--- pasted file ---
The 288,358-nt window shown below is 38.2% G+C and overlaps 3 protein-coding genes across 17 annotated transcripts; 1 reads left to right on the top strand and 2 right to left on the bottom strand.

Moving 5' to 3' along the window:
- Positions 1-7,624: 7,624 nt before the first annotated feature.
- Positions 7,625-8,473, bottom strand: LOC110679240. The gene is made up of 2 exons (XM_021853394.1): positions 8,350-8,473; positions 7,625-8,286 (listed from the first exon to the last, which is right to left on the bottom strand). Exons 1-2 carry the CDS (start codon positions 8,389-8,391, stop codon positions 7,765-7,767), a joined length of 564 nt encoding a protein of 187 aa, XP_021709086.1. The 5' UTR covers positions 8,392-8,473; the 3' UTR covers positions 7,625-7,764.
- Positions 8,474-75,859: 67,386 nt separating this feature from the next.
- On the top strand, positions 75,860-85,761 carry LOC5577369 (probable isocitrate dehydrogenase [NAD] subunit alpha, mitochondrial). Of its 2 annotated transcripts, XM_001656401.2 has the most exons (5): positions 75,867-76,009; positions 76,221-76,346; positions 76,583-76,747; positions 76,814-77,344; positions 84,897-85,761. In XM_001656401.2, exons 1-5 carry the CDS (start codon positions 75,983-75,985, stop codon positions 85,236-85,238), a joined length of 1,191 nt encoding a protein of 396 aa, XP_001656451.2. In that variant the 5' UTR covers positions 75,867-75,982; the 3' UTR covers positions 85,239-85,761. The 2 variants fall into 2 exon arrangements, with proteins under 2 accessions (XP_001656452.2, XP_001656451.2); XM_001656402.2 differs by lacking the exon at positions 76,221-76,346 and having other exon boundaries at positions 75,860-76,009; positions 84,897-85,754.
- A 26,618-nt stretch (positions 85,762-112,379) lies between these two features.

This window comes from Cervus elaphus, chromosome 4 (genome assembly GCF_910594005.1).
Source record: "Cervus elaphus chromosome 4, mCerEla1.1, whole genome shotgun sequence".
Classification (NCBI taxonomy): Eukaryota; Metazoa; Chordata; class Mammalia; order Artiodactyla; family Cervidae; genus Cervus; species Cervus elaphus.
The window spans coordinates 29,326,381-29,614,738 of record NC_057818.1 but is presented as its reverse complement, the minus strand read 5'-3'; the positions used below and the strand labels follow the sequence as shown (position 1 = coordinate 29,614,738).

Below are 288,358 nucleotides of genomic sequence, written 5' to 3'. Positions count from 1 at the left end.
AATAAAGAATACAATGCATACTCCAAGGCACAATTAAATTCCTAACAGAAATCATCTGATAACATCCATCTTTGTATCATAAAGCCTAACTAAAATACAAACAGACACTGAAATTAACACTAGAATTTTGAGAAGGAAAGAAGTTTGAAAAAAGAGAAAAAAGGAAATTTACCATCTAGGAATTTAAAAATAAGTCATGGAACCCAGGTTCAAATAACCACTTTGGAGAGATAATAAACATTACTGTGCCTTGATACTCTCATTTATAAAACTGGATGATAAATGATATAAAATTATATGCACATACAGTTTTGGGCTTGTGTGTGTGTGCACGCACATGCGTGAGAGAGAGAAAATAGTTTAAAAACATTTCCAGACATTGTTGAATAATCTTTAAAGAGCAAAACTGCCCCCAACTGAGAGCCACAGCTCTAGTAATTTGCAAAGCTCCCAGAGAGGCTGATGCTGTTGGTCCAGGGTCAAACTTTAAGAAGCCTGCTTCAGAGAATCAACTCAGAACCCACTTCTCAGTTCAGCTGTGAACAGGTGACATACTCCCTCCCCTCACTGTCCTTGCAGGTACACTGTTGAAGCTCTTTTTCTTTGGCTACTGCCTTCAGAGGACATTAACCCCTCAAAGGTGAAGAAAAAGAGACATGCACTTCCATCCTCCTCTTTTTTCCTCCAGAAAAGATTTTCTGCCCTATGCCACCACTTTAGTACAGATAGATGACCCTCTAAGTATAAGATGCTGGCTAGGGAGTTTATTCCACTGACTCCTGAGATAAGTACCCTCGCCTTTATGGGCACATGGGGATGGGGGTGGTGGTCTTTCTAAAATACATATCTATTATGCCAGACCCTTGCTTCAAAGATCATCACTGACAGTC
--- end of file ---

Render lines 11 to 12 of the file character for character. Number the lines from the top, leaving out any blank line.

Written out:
The window spans coordinates 29,326,381-29,614,738 of record NC_057818.1 but is presented as its reverse complement, the minus strand read 5'-3'; the positions used below and the strand labels follow the sequence as shown (position 1 = coordinate 29,614,738).

Below are 288,358 nucleotides of genomic sequence, written 5' to 3'. Positions count from 1 at the left end.